Forecasting also allows for staff to reduce pumping costs by filling tanks in off-peak hours when electric rates are lowest. Operators have experimented with different time frames to withhold washing filters until off-peak hours, while still optimizing processing effectiveness. “It’s hard to do off-peak pumping in summer when flows are high,” Crockett says. “But operators did some trial and error in spring and fall by holding off a certain number of hours to wash a filter. We did a lot of experimentation and spent a lot of time figuring out how to make it work.”

A new 50 mgd water treatment plant and delivery system are under construction and will be online in 2015. The new system will include 60 miles of pipeline, three pump stations and a reservoir that takes source water from the Arkansas River. The new plant has energy-saving design features beyond high-efficiency pumps and motors. For example, the raw water holding tanks are oversized so that they can be filled off-peak.

Armed with data

Although today’s technology automates treatment plants, operators are still important for making many decisions throughout the day, including those that take energy-efficiency into account. Real-time data helps operators to make better choices. “System control operators can see the reservoir levels and which pump stations are running,” Crockett says. “They can see in real time how turning on a particular pump will affect the cost of the system. They can decide whether to turn on that pump at that time or not. The data gives them a really good idea of how every piece of equipment affects the overall system and overall costs.”

In the coming years, Colorado Springs will update its entire water treatment system so that real-time data is more accessible than ever. All operators and mechanics will be issued iPads that can access the SCADA system, so that they can continue to remotely control the plants. They will have access to operation and maintenance manuals and drawings for any part of the plant. Equipment will be tagged with quick-response (QR) codes so that staff members can scan the code with the iPad and quickly bring up the data history of any device for analysis and condition assessment.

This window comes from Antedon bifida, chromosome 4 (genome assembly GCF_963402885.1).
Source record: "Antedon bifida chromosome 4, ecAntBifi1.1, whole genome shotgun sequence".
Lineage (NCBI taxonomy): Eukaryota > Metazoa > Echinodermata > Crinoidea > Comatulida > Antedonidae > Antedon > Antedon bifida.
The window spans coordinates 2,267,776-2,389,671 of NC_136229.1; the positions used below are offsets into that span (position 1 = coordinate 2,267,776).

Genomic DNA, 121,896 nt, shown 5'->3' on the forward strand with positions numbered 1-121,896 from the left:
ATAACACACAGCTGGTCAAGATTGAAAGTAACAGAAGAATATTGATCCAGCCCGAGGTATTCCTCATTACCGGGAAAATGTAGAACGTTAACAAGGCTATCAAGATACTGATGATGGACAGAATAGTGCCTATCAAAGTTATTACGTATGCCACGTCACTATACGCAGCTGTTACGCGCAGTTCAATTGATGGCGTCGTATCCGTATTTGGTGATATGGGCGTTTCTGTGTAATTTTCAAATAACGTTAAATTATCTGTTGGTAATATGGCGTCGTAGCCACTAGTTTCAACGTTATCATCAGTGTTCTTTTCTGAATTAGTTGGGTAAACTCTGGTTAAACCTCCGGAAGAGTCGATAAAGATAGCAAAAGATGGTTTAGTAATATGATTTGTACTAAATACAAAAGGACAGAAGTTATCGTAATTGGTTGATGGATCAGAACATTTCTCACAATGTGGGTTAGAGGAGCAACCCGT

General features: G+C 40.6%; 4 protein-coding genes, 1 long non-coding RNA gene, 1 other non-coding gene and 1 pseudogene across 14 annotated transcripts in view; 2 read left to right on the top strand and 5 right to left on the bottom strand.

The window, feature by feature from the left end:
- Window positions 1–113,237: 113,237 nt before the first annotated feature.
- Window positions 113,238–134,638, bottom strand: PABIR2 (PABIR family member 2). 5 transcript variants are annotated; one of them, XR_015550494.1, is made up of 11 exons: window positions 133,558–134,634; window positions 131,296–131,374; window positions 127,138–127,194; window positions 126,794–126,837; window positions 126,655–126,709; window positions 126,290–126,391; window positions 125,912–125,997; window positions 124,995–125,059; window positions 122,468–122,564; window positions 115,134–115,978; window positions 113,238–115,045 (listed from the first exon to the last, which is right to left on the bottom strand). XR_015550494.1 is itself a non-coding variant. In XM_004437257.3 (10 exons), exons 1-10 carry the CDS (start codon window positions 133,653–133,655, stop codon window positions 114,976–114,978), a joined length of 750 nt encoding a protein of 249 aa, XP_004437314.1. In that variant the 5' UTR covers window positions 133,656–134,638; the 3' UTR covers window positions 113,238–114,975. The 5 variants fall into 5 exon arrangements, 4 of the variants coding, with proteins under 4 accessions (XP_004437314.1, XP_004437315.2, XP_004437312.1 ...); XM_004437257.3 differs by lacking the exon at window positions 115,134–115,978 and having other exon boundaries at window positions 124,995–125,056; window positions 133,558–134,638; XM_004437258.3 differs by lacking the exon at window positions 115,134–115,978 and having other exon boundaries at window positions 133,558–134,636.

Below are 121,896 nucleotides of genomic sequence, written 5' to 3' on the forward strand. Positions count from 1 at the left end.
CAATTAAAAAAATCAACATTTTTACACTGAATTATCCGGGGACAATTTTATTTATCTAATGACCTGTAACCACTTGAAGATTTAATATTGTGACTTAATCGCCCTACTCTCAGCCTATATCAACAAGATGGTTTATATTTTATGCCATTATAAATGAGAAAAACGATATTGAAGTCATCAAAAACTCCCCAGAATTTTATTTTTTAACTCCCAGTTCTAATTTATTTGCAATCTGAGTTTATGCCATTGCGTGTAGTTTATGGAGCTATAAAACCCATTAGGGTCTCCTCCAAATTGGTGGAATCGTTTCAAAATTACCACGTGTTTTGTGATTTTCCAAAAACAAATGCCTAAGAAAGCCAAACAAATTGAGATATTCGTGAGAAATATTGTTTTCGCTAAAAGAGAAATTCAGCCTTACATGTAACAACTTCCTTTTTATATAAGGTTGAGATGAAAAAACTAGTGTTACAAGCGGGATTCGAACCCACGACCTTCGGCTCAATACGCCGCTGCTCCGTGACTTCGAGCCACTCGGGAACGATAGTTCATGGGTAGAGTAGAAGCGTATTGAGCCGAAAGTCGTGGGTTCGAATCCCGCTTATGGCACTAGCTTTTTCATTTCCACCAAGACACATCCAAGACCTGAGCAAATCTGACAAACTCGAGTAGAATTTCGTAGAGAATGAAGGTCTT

“Staff will be able to pull up information on a particular motor, look at the vibration data and spot a problem sooner than we normally would,” Crockett says. “Having this level of data at their fingertips will allow them to make quicker, better decisions.”

Keeping customers in mind has been the driving force behind the energy-efficient philosophy at Colorado Springs Utilities. “Sustainability is very important to us,” Crockett says. “We are the stewards of our ratepayers’ dollars, and we have an obligation to provide the highest quality water at the lowest possible cost. I always tell our operators that these are our ratepayers’ treatment plants, and we have to treat them as such. We are the stewards of their utility system.”